Australia 352 runs for 7 wickets (Marsh 96, Smith 74, Labuschagne 72, Bumrah 3-81, Kuldeep 2-48) India 286 (Rohit 81, Kohli 56, Maxwell 4-40, Hazlewood 2-42) by 66 runs
Australia, playing with full strength, took the lead from the beginning. He scored 90 runs for 1 wicket, with India hitting 11 fours and five sixes in the first ten overs. And he targeted Jasprit Bumrah, who had a game of two halves. He took 0 for 51 in his first five overs and 3 for 30 in his last five overs, but his overall length was short.
Marsh hit the fast bowler’s first ball through cover and hit two fours and a six in his second over. Warner took 16 runs in Mohammed Siraj’s second over, before Prasidh Krishna scored 19 runs in his first over, taking Australia to 50 in 6.1 overs.
Warner soon brought up his third half-century of the series off 32 balls, but failed to continue. Trying to be a little more adventurous, Warner pre-emptively scooped a ball of precise length onto the stumps, but could only get a top edge through the glove and past the wicketkeeper.
Smith, arriving on the back of a duck, was immediately in his element. He started with a typical cross-the-line wrist clip before hitting a brilliant cover drive against Prasidh.
Spin was introduced in the tenth over but it did not make much difference with both Marsh and Smith scoring boundaries at regular intervals. Marsh completed his half-century off 45 balls before the heat increased, while Australia crossed the 150 mark in the 22nd over.
Bumrah’s second spell also proved costly due to the bowling by Marsh. He bowled the ball sharply over deep backward square leg before hitting three consecutive fours. Smith and Marsh added 137 runs off 119 balls for the second wicket and the 400 mark was crossed when Australia reached 200 in 26.2 overs.
But India managed to pull things back well. Marsh, absolutely unfazed by the heat, wrong-footed Kuldeep to cover on 96. Soon after, Siraj pinned Smith right in front with a length ball which skidded and his flick attempt missed. Bumrah bounced back to deceive Alex Carey with a slower offcutter and then rattled Maxwell’s off pole with a pinpoint yorker. And, when Cameron Green was out at long-on, Australia had lost four wickets for 57 runs in 11 overs between the 32nd and 43rd overs.
However, Labuschagne maintained his composure to take Australia forward. He scored 72 runs in 58 balls with the help of nine fours, which helped Australia cross 350 runs in the last over. Despite the tall score, India managed to pull things back in the last overs, conceding 122 runs in the last 20 overs and just 66 runs in the last ten.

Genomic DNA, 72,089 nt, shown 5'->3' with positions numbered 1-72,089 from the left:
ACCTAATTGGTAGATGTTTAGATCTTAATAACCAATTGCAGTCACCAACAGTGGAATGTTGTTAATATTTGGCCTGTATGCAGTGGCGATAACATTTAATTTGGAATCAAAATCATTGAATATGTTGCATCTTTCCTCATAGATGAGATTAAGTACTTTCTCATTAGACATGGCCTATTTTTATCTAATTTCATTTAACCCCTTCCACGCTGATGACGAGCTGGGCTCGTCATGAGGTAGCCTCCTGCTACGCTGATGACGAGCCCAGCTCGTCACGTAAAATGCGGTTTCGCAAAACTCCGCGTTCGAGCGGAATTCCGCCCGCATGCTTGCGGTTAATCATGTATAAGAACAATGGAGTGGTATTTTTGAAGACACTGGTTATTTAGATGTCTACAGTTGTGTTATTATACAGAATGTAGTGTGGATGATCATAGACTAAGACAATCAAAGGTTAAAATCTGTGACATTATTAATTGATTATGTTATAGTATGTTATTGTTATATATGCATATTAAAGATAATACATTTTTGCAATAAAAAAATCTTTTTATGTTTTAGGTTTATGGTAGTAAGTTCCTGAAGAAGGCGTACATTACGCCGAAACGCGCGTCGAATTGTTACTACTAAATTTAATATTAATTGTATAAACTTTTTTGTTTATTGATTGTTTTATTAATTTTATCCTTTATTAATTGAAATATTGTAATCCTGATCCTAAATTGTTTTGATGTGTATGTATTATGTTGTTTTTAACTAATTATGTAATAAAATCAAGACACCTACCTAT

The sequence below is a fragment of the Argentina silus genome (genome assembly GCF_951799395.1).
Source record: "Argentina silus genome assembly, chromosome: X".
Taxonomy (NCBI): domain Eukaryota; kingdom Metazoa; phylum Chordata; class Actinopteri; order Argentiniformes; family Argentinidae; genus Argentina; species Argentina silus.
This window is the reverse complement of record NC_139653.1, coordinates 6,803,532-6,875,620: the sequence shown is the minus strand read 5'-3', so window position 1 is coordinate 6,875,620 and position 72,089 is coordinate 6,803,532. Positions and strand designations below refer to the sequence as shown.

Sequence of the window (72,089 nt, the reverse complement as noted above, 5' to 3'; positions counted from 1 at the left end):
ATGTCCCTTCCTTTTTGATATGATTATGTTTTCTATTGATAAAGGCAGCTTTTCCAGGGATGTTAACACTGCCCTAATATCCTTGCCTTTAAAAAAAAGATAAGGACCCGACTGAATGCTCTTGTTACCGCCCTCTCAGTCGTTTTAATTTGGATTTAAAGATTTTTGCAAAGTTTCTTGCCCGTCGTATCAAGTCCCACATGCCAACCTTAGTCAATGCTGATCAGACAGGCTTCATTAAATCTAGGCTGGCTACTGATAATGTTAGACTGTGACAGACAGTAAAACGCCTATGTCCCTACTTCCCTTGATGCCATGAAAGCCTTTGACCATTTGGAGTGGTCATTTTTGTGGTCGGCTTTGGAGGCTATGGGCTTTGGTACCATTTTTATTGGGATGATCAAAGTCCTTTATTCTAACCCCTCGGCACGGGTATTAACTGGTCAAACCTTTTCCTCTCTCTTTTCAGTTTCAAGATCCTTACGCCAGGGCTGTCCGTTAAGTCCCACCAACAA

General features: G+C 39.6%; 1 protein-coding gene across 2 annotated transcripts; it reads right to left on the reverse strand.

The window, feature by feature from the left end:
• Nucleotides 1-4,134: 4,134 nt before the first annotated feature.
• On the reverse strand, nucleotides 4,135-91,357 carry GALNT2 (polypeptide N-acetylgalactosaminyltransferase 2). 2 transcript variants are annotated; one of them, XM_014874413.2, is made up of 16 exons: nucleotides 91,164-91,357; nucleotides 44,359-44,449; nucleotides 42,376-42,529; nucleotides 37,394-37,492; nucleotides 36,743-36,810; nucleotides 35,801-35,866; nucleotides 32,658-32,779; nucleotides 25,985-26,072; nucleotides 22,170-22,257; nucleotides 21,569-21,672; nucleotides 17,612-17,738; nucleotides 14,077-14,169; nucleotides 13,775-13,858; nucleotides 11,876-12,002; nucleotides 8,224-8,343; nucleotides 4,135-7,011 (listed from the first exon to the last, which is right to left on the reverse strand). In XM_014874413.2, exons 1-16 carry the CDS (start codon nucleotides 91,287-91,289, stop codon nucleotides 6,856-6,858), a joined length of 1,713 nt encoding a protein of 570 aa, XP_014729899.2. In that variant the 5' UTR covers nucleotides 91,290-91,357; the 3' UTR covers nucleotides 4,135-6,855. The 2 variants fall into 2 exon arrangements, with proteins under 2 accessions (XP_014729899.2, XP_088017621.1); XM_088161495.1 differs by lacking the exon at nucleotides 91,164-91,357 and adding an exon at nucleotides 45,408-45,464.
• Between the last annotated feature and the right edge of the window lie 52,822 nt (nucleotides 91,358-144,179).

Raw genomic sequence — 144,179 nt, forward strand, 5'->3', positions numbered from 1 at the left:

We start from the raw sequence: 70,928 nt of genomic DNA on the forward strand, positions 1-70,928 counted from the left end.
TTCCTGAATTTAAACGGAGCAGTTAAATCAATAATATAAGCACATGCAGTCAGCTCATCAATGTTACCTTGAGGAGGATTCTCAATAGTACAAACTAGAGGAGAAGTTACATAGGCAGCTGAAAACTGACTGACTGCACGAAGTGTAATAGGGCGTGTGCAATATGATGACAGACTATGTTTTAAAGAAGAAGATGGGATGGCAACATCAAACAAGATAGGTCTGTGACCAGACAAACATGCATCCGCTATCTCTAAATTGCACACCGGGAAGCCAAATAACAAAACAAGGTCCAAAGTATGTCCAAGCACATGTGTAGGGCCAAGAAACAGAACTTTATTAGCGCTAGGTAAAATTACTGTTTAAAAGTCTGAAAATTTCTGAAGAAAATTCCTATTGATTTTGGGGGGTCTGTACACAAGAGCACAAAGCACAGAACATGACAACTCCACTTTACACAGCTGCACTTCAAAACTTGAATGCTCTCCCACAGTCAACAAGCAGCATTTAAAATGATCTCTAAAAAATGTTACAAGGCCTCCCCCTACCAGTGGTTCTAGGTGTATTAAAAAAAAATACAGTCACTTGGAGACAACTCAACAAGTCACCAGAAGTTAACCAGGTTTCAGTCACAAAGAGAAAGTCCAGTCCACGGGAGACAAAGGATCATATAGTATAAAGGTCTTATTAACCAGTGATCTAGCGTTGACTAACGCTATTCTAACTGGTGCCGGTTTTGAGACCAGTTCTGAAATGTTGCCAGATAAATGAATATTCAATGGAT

Rohit had a new opening partner in Washington Sundar and India got off to a great start in the chase, largely due to Rohit. Both added 74 runs in 65 balls for the first wicket, in which Rohit contributed 55 runs in 35 balls.
The pull worked magic for the Indian captain that day and this shot gave him 35 runs in just ten balls. Starc, Pat Cummins and Josh Hazlewood were all sent across the on-side boundaries at various places, while the extra cover fence was also hit more than once.
Rohit completed his half-century in 31 balls with the help of three fours and five sixes. Ironically, it was this ill-timed pull that took him to the milestone. Green got some extra bounce outside off and Rohit got top edge on a pull that went straight up. But Starc failed to take a difficult catch while running back from short third.
Washington was out after scoring 18 runs in 30 balls and Labuschagne took a brilliant catch at wide long-off. Kohli then joined Rohit and the duo added 70 runs in 61 balls to maintain the chase.
However, a brilliant piece of reflex catch sent Rohit back and Australia choked after that. Rohit certainly stepped back and slapped a sharp length ball towards the bowler, who tried to take the dodge, but ended up sticking his right hand as the ball stuck.
After Rohit’s dismissal in the 21st over, Australia hit only two fours and one six in the next ten overs. Kohli brought up his 65th half-century in this format, but became Maxwell’s third victim when he top-edged a short-of-length ball to Smith at midwicket.
Shreyas Iyer and KL Rahul failed to hit boundaries as the required rate continued to rise. Rahul was sent back by Starc while Suryakumar Yadav failed to repeat his second ODI feat. And when Iyer was dismissed by Maxwell, the end was near.
Green got some batting practice by scoring 35 runs in 36 balls before ending the proceedings by dismissing Siraj on the last ball of the game. For Australia, each of the six bowlers took a wicket.
Ashish Pant is sub-editor at ESPNcricinfo